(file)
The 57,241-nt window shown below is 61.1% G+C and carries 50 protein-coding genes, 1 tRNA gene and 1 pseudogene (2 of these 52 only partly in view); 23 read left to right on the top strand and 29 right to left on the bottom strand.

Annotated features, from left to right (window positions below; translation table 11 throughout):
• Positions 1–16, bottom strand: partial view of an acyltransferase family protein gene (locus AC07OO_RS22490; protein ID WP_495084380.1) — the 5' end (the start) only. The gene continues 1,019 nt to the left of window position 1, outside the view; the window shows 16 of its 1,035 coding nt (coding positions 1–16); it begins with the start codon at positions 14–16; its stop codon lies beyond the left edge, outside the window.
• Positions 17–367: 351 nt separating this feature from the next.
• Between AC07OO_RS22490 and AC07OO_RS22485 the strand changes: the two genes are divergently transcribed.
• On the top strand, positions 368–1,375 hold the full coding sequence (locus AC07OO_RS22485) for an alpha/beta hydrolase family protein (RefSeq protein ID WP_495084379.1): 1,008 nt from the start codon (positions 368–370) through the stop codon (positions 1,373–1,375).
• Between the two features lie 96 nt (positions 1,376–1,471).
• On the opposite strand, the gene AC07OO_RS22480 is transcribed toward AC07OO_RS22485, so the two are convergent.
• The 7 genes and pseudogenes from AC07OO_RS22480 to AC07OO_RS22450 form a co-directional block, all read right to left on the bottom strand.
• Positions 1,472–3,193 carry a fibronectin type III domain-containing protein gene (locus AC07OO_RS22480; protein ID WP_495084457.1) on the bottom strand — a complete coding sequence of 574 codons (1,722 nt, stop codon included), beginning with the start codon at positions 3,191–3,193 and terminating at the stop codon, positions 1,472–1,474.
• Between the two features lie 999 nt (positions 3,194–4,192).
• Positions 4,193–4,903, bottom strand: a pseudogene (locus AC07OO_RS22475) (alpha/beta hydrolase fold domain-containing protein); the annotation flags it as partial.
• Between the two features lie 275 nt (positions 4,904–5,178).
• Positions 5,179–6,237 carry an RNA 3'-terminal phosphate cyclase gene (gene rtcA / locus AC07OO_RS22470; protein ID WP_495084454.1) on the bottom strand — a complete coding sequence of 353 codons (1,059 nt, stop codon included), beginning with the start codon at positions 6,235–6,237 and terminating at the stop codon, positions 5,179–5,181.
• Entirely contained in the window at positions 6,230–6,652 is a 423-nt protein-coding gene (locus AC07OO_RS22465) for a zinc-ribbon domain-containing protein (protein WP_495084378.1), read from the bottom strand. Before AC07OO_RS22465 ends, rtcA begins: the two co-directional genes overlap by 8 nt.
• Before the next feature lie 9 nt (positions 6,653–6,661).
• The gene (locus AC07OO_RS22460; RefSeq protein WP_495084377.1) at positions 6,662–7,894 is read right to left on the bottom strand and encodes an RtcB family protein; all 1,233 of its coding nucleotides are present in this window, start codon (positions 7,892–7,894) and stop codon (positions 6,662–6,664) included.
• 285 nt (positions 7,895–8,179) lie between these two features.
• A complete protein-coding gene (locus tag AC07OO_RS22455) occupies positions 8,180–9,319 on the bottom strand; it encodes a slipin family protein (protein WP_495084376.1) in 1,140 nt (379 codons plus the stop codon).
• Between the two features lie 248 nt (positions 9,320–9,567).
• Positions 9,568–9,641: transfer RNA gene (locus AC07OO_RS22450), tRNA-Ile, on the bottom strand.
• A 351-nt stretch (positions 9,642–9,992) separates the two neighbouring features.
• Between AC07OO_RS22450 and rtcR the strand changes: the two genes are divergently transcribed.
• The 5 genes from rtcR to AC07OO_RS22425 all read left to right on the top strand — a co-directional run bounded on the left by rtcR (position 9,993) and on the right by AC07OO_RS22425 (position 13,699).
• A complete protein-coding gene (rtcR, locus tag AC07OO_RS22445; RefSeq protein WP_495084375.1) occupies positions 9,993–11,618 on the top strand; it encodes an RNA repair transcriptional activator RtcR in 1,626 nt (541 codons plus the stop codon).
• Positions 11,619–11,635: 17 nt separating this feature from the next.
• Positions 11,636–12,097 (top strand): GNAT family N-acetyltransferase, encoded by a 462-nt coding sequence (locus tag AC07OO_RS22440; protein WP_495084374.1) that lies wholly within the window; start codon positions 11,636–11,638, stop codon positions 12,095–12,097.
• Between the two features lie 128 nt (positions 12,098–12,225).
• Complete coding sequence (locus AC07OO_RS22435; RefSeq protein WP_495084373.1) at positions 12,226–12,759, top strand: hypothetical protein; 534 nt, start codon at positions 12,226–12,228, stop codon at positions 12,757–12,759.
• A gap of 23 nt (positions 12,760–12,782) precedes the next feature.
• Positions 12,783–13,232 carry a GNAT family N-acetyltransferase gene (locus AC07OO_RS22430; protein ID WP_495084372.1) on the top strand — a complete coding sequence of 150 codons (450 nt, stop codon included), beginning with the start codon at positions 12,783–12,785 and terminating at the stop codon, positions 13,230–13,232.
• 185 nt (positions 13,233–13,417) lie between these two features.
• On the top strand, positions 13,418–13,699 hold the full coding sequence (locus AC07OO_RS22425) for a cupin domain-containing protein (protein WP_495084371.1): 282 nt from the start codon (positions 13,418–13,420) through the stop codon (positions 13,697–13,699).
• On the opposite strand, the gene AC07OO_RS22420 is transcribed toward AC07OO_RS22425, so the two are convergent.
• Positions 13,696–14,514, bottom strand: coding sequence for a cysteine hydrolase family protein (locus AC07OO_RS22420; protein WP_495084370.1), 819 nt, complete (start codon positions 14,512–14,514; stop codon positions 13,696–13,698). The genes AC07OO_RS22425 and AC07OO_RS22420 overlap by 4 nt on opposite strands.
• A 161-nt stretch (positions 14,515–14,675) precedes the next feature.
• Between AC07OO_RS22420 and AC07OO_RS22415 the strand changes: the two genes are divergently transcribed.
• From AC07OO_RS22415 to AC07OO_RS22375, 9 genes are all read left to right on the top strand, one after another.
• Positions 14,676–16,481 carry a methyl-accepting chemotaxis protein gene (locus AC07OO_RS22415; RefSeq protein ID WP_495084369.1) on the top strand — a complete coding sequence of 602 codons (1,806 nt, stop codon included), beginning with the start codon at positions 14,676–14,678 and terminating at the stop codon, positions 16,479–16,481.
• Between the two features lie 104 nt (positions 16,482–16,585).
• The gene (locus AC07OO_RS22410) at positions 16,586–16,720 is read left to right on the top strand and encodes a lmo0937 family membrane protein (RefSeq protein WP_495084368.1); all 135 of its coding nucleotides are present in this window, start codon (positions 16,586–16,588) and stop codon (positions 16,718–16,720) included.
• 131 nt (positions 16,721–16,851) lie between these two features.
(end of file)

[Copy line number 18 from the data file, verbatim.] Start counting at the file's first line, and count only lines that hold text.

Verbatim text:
• 285 nt (positions 7,895–8,179) lie between these two features.